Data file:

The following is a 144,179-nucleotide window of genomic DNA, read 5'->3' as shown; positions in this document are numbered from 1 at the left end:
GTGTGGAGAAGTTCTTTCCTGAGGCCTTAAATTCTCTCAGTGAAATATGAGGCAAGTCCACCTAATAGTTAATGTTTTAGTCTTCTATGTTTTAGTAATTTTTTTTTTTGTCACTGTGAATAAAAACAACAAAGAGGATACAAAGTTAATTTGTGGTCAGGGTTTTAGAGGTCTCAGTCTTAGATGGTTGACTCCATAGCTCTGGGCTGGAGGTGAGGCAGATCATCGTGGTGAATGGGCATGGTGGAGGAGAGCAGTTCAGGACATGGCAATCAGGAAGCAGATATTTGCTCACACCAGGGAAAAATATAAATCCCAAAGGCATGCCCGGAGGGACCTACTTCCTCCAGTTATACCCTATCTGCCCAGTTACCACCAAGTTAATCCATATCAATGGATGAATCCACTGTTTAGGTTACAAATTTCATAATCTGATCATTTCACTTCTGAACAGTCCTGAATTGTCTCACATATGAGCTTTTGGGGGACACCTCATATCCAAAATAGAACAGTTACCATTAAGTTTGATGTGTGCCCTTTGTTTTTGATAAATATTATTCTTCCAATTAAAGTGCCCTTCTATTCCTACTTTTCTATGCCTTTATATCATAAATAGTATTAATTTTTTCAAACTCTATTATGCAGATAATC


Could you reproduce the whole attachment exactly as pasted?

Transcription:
The following is a 144,179-nucleotide window of genomic DNA, read 5'->3' as shown; positions in this document are numbered from 1 at the left end:
GTGTGGAGAAGTTCTTTCCTGAGGCCTTAAATTCTCTCAGTGAAATATGAGGCAAGTCCACCTAATAGTTAATGTTTTAGTCTTCTATGTTTTAGTAATTTTTTTTTTTGTCACTGTGAATAAAAACAACAAAGAGGATACAAAGTTAATTTGTGGTCAGGGTTTTAGAGGTCTCAGTCTTAGATGGTTGACTCCATAGCTCTGGGCTGGAGGTGAGGCAGATCATCGTGGTGAATGGGCATGGTGGAGGAGAGCAGTTCAGGACATGGCAATCAGGAAGCAGATATTTGCTCACACCAGGGAAAAATATAAATCCCAAAGGCATGCCCGGAGGGACCTACTTCCTCCAGTTATACCCTATCTGCCCAGTTACCACCAAGTTAATCCATATCAATGGATGAATCCACTGTTTAGGTTACAAATTTCATAATCTGATCATTTCACTTCTGAACAGTCCTGAATTGTCTCACATATGAGCTTTTGGGGGACACCTCATATCCAAAATAGAACAGTTACCATTAAGTTTGATGTGTGCCCTTTGTTTTTGATAAATATTATTCTTCCAATTAAAGTGCCCTTCTATTCCTACTTTTCTATGCCTTTATATCATAAATAGTATTAATTTTTTCAAACTCTATTATGCAGATAATC